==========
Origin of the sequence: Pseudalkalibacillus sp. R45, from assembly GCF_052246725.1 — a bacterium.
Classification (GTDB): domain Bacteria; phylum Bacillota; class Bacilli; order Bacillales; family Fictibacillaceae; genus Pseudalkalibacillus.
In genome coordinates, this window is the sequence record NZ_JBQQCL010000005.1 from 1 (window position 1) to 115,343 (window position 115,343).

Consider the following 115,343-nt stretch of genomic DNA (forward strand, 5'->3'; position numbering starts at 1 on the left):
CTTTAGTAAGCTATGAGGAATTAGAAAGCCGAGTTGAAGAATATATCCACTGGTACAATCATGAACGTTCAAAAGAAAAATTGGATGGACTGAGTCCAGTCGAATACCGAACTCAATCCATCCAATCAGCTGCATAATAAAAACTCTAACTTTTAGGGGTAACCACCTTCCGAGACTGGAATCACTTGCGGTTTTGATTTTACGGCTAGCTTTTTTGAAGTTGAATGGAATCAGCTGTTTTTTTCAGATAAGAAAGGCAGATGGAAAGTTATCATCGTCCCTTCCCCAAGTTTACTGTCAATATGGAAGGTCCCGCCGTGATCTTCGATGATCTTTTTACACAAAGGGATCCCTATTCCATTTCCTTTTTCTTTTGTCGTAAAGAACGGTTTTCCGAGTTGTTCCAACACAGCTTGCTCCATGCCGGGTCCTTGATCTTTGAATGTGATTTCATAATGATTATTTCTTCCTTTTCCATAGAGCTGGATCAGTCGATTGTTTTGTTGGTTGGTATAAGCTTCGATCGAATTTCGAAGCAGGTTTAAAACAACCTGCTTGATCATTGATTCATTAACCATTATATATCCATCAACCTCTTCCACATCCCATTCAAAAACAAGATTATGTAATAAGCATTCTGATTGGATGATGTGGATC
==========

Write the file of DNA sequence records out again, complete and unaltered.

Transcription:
Origin of the sequence: Pseudalkalibacillus sp. R45, from assembly GCF_052246725.1 — a bacterium.
Classification (GTDB): domain Bacteria; phylum Bacillota; class Bacilli; order Bacillales; family Fictibacillaceae; genus Pseudalkalibacillus.
In genome coordinates, this window is the sequence record NZ_JBQQCL010000005.1 from 1 (window position 1) to 115,343 (window position 115,343).

Consider the following 115,343-nt stretch of genomic DNA (forward strand, 5'->3'; position numbering starts at 1 on the left):
CTTTAGTAAGCTATGAGGAATTAGAAAGCCGAGTTGAAGAATATATCCACTGGTACAATCATGAACGTTCAAAAGAAAAATTGGATGGACTGAGTCCAGTCGAATACCGAACTCAATCCATCCAATCAGCTGCATAATAAAAACTCTAACTTTTAGGGGTAACCACCTTCCGAGACTGGAATCACTTGCGGTTTTGATTTTACGGCTAGCTTTTTTGAAGTTGAATGGAATCAGCTGTTTTTTTCAGATAAGAAAGGCAGATGGAAAGTTATCATCGTCCCTTCCCCAAGTTTACTGTCAATATGGAAGGTCCCGCCGTGATCTTCGATGATCTTTTTACACAAAGGGATCCCTATTCCATTTCCTTTTTCTTTTGTCGTAAAGAACGGTTTTCCGAGTTGTTCCAACACAGCTTGCTCCATGCCGGGTCCTTGATCTTTGAATGTGATTTCATAATGATTATTTCTTCCTTTTCCATAGAGCTGGATCAGTCGATTGTTTTGTTGGTTGGTATAAGCTTCGATCGAATTTCGAAGCAGGTTTAAAACAACCTGCTTGATCATTGATTCATTAACCATTATATATCCATCAACCTCTTCCACATCCCATTCAAAAACAAGATTATGTAATAAGCATTCTGATTGGATGATGTGGATC